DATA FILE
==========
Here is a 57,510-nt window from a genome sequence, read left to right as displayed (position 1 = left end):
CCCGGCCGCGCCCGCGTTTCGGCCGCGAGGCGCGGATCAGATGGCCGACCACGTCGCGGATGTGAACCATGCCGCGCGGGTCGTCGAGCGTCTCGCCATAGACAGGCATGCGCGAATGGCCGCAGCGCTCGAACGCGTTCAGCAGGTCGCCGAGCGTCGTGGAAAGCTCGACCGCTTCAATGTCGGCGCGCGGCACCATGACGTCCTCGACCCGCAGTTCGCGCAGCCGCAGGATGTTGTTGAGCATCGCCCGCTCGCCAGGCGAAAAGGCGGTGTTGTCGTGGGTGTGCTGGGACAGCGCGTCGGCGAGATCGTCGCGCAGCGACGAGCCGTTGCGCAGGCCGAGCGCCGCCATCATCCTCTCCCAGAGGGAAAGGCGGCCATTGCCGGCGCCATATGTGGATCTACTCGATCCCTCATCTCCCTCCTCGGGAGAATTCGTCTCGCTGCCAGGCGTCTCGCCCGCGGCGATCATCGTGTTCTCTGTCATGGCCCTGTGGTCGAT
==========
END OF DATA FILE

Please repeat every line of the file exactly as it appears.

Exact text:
Here is a 57,510-nt window from a genome sequence, read left to right as displayed (position 1 = left end):
CCCGGCCGCGCCCGCGTTTCGGCCGCGAGGCGCGGATCAGATGGCCGACCACGTCGCGGATGTGAACCATGCCGCGCGGGTCGTCGAGCGTCTCGCCATAGACAGGCATGCGCGAATGGCCGCAGCGCTCGAACGCGTTCAGCAGGTCGCCGAGCGTCGTGGAAAGCTCGACCGCTTCAATGTCGGCGCGCGGCACCATGACGTCCTCGACCCGCAGTTCGCGCAGCCGCAGGATGTTGTTGAGCATCGCCCGCTCGCCAGGCGAAAAGGCGGTGTTGTCGTGGGTGTGCTGGGACAGCGCGTCGGCGAGATCGTCGCGCAGCGACGAGCCGTTGCGCAGGCCGAGCGCCGCCATCATCCTCTCCCAGAGGGAAAGGCGGCCATTGCCGGCGCCATATGTGGATCTACTCGATCCCTCATCTCCCTCCTCGGGAGAATTCGTCTCGCTGCCAGGCGTCTCGCCCGCGGCGATCATCGTGTTCTCTGTCATGGCCCTGTGGTCGAT